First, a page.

Innovation platforms: A novel tool for improving food legume productivity and farmer’s livelihood, and enhancing food security in Morocco
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Saadia Lhaloui, Abdellah El Aissaoui, Sanae Krimi Bencheqroun, Mohamed Boughlala, Chafika Houasli, Rachid Dahan, Mustapha El Bouhssini, Inaam El Miziani. (31/12/2016). Innovation platforms: A novel tool for improving food legume productivity and farmer’s livelihood, and enhancing food security in Morocco. Marrakesh, Morocco.
Food legumes (Faba bean, lentils, chickpea and pea) are important crops that come in rotation with cereals in the rainfed regions of Morocco where the cereal/food legume cropping system predominates. While these crops were very abundant in the seventies when Morocco was an exporter of these commodities, presently, the productivity is very low, and the country is obliged to supplement the deficit in its needs via increasing imports. The main focus of the present study, which is conducted within the India-Morocco Food Legume Initiative, was to initiate innovation platforms (PI’s) for the different food legume species. The objective of these PI’s is to bring together efforts and contributions of all stakeholders (farmers, decision makers, input companies, dealers etc.) in order to diagnose and resolve the pit falls and bottlenecks and boost these crops productivity and rehabilitation. In the Chaouia region, the Innovation Platforms were created in 2 different communities (El Gara and Ouled Bouziri) where food legume producer associations were appointed as key players of the PI’s. Farmers’ fields were selected to establish trials of the PI, were the different new crop management technologies that are practical, environmentally sustainable and economically and socially appropriate, were demonstrated to farmers in collaboration with the various regional development agencies. More than 30 trials were established over the last 2 years, and hundreds of farmers were able to participate in the different events held around these trials. The results showed that the PI’s are an excellent tool to disseminate integrated crop management options of chickpea, such as IPM and cultural practices. Indeed, the major pests were controlled (weeds, chickpea leaf minor, and Ascochyta blight) using appropriate methods, in addition to good crop management practices such as fertilization as a starter and use of seed drill. These options helped to clearly reduce crop losses and productivity gap due to damage inflicted by noxious insect pests, weeds and diseases. A very net increase in yield, up to 4 folds, was obtained as compared with farmers’ practices and spring sown chickpea. This yield gain will boost farmers’ income and improve their livelihoods, in addition to improving the national production of chickpea. Involvement of all actors of the chickpea value-chain will result in functional innovation platform that will enhance the food security.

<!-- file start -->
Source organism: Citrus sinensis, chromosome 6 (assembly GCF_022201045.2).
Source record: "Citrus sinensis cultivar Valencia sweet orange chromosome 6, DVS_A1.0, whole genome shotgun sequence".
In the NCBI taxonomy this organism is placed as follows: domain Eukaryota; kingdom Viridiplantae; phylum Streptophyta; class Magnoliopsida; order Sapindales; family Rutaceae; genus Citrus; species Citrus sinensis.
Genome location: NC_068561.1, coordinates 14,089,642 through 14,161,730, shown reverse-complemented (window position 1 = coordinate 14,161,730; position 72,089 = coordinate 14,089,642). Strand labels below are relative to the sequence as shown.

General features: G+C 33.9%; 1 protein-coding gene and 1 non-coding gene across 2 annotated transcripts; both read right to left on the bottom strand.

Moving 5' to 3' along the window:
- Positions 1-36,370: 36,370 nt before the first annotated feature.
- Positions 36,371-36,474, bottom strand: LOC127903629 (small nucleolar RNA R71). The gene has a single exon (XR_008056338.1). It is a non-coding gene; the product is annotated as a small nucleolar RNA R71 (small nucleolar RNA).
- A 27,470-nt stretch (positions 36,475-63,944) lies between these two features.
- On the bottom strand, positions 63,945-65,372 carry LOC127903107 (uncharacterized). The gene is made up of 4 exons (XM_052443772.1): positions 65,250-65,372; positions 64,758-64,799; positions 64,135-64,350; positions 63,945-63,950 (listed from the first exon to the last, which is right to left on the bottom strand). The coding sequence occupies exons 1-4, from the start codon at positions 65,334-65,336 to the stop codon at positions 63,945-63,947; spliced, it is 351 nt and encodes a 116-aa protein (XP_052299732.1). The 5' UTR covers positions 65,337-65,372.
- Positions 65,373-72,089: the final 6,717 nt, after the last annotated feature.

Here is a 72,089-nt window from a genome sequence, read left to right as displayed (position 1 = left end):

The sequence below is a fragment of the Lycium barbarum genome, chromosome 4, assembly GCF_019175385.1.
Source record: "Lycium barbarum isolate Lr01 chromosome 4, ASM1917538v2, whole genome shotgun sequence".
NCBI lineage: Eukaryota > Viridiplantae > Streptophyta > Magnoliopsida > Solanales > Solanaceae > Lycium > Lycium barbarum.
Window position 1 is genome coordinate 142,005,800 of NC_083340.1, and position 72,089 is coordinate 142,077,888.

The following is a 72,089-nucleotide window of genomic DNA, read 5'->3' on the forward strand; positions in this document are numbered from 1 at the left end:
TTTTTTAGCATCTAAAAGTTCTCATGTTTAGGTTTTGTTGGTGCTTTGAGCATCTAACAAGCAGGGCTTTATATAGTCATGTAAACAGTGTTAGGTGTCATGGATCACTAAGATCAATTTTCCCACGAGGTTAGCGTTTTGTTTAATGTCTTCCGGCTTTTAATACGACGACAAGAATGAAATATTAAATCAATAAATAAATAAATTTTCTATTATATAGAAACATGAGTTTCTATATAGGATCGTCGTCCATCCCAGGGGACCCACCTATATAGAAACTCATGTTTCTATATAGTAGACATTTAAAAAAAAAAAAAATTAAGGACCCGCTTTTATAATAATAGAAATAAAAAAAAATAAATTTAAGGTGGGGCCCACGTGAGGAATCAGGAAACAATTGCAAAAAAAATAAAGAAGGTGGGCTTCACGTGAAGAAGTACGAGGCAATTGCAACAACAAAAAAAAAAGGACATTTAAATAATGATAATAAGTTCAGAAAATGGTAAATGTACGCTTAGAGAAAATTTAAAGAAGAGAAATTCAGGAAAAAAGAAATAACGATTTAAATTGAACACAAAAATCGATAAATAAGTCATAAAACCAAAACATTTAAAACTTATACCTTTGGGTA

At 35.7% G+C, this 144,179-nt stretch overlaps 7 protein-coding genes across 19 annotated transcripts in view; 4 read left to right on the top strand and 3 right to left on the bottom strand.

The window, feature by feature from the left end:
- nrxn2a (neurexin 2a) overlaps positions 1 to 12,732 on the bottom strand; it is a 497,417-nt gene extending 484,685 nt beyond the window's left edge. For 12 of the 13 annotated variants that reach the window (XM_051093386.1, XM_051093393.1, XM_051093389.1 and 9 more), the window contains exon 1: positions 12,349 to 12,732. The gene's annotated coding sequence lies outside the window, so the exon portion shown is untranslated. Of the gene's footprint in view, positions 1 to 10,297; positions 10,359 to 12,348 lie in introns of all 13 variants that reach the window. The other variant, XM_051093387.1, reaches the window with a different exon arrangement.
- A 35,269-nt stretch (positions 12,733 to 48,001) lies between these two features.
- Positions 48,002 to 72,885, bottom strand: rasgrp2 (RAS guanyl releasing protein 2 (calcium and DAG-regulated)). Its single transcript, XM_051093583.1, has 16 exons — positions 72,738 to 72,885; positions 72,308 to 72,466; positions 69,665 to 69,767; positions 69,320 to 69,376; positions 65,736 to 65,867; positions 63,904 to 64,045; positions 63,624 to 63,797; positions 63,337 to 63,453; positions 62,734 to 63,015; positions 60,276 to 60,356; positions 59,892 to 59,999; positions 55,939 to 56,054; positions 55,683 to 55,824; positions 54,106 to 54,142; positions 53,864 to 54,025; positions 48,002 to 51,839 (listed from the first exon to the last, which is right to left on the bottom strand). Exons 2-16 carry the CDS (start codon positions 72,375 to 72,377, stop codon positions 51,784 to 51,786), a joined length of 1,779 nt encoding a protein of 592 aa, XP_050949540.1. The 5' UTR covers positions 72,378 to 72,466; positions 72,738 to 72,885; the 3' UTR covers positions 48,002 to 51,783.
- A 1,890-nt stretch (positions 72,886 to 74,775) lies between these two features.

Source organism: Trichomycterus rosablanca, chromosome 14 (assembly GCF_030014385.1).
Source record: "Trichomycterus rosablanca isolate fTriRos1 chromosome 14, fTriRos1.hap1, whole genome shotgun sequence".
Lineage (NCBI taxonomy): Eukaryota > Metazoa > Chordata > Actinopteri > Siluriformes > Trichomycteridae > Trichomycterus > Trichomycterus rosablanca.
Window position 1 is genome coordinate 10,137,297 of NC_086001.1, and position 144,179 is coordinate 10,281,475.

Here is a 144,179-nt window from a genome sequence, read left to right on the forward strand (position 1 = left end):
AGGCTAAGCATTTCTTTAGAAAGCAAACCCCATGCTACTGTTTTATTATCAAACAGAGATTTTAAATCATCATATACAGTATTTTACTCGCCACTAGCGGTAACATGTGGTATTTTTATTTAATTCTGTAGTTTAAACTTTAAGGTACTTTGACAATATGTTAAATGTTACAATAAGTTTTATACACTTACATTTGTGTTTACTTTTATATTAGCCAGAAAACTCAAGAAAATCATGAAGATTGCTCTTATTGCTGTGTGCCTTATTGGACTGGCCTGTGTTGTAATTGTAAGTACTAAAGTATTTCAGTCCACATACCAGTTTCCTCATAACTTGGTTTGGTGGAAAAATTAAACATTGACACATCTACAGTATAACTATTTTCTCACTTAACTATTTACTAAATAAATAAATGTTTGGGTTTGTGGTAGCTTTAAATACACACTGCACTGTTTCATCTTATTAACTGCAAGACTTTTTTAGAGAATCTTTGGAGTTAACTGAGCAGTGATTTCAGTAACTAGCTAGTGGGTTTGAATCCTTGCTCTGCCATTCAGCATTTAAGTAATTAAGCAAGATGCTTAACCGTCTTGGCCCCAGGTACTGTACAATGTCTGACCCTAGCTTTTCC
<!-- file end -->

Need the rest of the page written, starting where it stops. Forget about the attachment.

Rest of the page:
El Bouhssini, Mustaphahttps://orcid.org/0000-0001-8945-3126